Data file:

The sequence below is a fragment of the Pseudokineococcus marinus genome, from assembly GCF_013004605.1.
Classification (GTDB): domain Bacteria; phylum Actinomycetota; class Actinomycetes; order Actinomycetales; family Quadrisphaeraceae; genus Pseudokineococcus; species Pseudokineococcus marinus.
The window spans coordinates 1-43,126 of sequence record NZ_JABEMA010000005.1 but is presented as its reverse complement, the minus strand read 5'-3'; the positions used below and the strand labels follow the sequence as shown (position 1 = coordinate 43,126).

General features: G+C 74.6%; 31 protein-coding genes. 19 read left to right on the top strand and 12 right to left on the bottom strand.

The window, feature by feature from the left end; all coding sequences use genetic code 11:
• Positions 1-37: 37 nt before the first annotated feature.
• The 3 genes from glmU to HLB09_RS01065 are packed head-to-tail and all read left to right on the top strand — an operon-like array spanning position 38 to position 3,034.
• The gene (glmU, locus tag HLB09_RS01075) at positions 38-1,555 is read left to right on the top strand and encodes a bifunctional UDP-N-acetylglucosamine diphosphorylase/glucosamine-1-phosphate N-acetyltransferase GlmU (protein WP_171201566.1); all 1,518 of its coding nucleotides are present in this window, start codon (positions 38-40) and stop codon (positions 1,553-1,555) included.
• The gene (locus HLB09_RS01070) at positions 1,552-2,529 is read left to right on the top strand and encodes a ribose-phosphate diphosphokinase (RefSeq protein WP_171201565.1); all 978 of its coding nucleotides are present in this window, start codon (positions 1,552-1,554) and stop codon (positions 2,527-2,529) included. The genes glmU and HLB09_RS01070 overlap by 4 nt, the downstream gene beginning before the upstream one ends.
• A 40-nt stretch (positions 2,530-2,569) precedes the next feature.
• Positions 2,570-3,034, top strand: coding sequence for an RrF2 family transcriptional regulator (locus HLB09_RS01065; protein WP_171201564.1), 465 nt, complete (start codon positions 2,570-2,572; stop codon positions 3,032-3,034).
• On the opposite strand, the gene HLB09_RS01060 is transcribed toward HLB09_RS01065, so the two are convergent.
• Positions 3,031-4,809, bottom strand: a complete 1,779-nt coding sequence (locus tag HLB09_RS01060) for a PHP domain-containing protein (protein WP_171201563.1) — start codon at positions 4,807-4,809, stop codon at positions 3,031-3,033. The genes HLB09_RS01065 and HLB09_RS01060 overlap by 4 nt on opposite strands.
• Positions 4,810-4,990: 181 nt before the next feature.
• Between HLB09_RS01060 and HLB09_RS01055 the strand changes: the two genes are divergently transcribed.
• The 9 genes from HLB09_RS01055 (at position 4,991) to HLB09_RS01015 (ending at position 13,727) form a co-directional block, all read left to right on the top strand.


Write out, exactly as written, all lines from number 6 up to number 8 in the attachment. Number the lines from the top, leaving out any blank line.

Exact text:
• Positions 1-37: 37 nt before the first annotated feature.
• The 3 genes from glmU to HLB09_RS01065 are packed head-to-tail and all read left to right on the top strand — an operon-like array spanning position 38 to position 3,034.
• The gene (glmU, locus tag HLB09_RS01075) at positions 38-1,555 is read left to right on the top strand and encodes a bifunctional UDP-N-acetylglucosamine diphosphorylase/glucosamine-1-phosphate N-acetyltransferase GlmU (protein WP_171201566.1); all 1,518 of its coding nucleotides are present in this window, start codon (positions 38-40) and stop codon (positions 1,553-1,555) included.